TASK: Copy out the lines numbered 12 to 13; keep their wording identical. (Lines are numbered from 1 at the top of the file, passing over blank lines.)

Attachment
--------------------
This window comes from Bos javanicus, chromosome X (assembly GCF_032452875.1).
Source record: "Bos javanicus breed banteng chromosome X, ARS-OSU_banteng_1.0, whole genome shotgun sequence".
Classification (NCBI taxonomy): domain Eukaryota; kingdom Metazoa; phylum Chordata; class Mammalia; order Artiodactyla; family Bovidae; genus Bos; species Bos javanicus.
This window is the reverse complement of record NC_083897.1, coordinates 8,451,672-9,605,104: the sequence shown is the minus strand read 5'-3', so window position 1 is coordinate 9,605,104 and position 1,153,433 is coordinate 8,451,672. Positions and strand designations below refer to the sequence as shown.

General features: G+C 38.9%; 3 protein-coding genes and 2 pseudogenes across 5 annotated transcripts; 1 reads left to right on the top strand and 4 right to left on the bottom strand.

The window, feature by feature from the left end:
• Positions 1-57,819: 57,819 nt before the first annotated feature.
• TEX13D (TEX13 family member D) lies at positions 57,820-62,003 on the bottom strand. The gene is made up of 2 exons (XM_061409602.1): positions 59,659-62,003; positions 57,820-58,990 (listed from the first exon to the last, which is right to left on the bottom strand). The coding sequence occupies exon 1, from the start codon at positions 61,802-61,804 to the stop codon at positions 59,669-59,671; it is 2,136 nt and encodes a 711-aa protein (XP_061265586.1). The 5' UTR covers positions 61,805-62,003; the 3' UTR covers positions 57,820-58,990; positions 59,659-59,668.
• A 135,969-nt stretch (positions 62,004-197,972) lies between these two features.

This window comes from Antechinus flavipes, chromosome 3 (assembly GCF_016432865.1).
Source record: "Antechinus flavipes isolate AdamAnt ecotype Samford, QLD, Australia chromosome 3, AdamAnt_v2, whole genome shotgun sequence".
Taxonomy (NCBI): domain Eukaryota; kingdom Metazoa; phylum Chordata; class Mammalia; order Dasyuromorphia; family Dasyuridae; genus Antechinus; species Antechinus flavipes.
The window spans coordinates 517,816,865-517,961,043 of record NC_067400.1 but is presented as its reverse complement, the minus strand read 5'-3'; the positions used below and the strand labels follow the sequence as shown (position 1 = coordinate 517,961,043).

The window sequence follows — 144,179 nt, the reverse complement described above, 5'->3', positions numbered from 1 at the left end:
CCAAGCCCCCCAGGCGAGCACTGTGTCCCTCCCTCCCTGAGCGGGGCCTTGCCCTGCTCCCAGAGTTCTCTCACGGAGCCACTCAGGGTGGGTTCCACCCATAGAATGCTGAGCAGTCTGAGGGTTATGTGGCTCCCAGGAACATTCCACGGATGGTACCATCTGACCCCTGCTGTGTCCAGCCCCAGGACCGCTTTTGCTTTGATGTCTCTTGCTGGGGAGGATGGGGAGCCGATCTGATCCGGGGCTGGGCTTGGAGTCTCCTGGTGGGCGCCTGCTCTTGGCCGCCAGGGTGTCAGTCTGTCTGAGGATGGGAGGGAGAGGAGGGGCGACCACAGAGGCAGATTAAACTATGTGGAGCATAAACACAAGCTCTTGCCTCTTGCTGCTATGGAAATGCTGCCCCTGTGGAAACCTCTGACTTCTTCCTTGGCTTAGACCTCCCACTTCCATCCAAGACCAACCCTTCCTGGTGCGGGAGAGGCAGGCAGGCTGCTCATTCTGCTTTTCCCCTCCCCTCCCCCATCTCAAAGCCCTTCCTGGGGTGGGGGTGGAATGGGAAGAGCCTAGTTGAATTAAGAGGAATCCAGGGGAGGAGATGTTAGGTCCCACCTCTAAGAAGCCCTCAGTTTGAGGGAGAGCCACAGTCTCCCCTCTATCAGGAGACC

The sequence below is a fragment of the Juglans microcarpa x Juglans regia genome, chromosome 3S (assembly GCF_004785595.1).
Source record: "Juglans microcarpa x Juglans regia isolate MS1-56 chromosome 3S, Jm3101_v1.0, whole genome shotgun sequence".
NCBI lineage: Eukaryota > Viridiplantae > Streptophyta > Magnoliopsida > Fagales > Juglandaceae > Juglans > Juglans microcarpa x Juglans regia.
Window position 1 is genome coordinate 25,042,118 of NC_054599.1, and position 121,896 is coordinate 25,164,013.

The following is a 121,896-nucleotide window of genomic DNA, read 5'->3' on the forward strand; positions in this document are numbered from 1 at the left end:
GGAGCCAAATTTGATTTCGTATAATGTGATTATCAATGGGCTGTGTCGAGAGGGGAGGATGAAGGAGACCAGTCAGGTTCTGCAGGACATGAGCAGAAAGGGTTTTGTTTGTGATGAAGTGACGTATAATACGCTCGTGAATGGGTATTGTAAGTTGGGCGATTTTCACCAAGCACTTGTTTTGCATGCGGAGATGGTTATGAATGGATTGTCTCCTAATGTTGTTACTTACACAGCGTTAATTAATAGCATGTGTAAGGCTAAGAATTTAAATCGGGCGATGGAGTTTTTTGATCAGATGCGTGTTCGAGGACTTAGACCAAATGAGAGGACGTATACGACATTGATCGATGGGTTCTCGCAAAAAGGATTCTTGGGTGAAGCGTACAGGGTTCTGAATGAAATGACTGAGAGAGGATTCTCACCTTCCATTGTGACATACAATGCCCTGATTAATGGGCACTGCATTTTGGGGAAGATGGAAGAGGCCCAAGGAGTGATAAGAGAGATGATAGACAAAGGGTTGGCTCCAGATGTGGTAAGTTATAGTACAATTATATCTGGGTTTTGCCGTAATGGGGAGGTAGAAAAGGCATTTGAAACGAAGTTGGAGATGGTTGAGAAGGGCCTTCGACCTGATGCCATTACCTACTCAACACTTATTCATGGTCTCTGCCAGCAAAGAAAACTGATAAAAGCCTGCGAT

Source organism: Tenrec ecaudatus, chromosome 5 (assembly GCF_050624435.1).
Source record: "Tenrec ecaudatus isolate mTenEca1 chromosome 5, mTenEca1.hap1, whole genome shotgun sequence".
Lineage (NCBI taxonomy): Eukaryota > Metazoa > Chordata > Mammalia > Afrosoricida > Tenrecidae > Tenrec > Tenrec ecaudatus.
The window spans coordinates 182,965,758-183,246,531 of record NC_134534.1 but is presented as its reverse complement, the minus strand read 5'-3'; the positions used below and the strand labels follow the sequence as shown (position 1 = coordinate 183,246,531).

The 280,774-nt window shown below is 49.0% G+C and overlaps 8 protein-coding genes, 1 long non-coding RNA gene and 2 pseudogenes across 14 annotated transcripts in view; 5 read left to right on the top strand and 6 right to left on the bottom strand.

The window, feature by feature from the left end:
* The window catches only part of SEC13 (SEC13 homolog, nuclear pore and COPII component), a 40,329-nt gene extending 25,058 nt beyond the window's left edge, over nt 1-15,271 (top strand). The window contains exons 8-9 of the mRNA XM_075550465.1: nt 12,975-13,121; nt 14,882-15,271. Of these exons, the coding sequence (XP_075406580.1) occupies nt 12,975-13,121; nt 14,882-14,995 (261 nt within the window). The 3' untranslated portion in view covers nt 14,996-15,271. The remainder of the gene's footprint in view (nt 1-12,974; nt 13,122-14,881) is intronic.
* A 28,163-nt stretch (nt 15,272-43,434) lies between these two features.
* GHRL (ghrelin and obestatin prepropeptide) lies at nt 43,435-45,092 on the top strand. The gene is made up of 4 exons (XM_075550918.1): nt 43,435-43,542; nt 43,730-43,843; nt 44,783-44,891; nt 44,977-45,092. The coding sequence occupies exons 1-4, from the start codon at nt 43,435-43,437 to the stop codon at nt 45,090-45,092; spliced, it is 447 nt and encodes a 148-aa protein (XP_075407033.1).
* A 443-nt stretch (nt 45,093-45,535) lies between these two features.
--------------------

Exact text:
Taxonomy (NCBI): domain Eukaryota; kingdom Metazoa; phylum Chordata; class Mammalia; order Dasyuromorphia; family Dasyuridae; genus Antechinus; species Antechinus flavipes.
The window spans coordinates 517,816,865-517,961,043 of record NC_067400.1 but is presented as its reverse complement, the minus strand read 5'-3'; the positions used below and the strand labels follow the sequence as shown (position 1 = coordinate 517,961,043).